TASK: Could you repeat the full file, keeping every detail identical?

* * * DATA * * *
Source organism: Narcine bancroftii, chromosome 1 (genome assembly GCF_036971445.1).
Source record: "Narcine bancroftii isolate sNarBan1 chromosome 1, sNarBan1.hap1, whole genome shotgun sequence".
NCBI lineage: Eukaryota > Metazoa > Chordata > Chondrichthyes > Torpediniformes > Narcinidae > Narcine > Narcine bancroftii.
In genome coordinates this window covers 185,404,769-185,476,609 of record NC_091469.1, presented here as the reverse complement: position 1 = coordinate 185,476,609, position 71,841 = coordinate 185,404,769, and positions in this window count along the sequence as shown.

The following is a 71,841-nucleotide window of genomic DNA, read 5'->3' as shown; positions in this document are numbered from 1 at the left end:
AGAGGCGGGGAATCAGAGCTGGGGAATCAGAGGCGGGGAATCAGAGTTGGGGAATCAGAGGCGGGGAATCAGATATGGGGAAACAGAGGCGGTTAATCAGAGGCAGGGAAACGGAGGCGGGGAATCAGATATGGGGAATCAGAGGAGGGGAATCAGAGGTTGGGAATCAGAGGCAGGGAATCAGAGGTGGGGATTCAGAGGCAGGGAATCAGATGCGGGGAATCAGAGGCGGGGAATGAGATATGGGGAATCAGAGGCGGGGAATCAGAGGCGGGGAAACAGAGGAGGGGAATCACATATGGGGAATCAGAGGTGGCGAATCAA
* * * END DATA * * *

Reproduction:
Source organism: Narcine bancroftii, chromosome 1 (genome assembly GCF_036971445.1).
Source record: "Narcine bancroftii isolate sNarBan1 chromosome 1, sNarBan1.hap1, whole genome shotgun sequence".
NCBI lineage: Eukaryota > Metazoa > Chordata > Chondrichthyes > Torpediniformes > Narcinidae > Narcine > Narcine bancroftii.
In genome coordinates this window covers 185,404,769-185,476,609 of record NC_091469.1, presented here as the reverse complement: position 1 = coordinate 185,476,609, position 71,841 = coordinate 185,404,769, and positions in this window count along the sequence as shown.

The following is a 71,841-nucleotide window of genomic DNA, read 5'->3' as shown; positions in this document are numbered from 1 at the left end:
AGAGGCGGGGAATCAGAGCTGGGGAATCAGAGGCGGGGAATCAGAGTTGGGGAATCAGAGGCGGGGAATCAGATATGGGGAAACAGAGGCGGTTAATCAGAGGCAGGGAAACGGAGGCGGGGAATCAGATATGGGGAATCAGAGGAGGGGAATCAGAGGTTGGGAATCAGAGGCAGGGAATCAGAGGTGGGGATTCAGAGGCAGGGAATCAGATGCGGGGAATCAGAGGCGGGGAATGAGATATGGGGAATCAGAGGCGGGGAATCAGAGGCGGGGAAACAGAGGAGGGGAATCACATATGGGGAATCAGAGGTGGCGAATCAA